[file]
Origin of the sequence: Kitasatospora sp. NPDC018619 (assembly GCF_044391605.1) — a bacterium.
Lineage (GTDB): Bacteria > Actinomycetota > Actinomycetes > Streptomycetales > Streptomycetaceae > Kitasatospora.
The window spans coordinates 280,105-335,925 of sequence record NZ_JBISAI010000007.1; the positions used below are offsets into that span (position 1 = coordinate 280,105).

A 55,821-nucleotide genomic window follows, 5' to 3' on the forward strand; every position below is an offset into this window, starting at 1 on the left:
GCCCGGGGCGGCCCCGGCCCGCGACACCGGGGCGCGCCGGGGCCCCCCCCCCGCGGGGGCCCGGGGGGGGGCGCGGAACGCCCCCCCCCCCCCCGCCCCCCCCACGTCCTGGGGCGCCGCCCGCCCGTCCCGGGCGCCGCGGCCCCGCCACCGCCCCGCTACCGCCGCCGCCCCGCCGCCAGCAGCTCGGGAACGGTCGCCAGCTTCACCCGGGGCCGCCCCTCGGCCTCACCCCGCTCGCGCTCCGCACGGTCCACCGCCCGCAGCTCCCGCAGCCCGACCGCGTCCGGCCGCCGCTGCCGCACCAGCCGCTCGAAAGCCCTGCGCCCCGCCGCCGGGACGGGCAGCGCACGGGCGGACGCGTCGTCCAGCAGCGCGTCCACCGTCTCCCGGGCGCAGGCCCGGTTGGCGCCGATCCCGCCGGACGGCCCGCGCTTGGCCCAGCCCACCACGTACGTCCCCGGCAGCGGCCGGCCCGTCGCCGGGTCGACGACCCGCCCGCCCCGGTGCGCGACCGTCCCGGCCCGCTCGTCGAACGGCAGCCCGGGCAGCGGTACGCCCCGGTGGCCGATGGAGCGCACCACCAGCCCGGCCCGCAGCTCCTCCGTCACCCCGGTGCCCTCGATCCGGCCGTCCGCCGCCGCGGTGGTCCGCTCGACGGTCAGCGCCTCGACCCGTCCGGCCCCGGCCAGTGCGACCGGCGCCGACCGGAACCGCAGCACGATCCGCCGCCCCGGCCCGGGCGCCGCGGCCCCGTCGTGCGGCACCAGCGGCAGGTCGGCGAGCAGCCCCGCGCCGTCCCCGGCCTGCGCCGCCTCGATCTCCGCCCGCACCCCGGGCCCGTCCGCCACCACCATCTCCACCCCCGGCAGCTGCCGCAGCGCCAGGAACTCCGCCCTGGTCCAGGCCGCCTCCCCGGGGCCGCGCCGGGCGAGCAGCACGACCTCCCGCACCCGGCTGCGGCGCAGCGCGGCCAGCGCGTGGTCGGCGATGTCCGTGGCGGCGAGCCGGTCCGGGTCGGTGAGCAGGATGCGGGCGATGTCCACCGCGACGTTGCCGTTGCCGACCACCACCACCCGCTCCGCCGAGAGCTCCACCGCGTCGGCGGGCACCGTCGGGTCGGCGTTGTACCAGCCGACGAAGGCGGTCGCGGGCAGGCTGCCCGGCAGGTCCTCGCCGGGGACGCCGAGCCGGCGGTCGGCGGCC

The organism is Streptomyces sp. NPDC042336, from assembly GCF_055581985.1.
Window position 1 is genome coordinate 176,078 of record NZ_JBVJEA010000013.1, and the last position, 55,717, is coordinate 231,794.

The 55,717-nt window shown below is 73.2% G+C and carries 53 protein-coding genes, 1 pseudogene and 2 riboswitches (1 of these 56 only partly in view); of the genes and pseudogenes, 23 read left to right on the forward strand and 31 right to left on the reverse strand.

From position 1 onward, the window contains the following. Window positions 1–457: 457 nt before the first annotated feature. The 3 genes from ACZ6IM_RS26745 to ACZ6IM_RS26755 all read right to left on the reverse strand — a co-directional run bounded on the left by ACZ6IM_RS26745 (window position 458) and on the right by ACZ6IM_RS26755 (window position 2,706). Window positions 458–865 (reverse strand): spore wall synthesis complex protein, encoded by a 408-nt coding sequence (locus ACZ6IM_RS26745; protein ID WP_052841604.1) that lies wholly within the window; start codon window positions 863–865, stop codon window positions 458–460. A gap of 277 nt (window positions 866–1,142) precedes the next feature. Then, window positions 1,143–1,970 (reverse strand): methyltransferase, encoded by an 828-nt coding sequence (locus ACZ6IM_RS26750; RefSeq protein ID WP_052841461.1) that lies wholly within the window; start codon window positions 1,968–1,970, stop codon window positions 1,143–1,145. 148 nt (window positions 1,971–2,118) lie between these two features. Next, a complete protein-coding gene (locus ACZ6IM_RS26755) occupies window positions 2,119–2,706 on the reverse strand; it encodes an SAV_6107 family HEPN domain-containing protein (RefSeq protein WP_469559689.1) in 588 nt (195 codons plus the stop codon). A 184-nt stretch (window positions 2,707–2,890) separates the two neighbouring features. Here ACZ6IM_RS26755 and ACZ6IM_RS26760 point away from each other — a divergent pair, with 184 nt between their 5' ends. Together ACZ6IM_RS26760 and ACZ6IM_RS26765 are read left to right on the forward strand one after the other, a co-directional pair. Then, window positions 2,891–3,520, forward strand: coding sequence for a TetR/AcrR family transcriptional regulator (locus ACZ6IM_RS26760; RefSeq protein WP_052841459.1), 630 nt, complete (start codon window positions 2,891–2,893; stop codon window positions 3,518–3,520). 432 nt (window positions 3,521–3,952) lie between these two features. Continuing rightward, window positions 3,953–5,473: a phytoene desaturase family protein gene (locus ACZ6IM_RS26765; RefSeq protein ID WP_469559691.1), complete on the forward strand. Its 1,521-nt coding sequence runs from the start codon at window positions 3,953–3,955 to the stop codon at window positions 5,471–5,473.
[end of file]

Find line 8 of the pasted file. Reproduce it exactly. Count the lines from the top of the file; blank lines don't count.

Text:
The 55,717-nt window shown below is 73.2% G+C and carries 53 protein-coding genes, 1 pseudogene and 2 riboswitches (1 of these 56 only partly in view); of the genes and pseudogenes, 23 read left to right on the forward strand and 31 right to left on the reverse strand.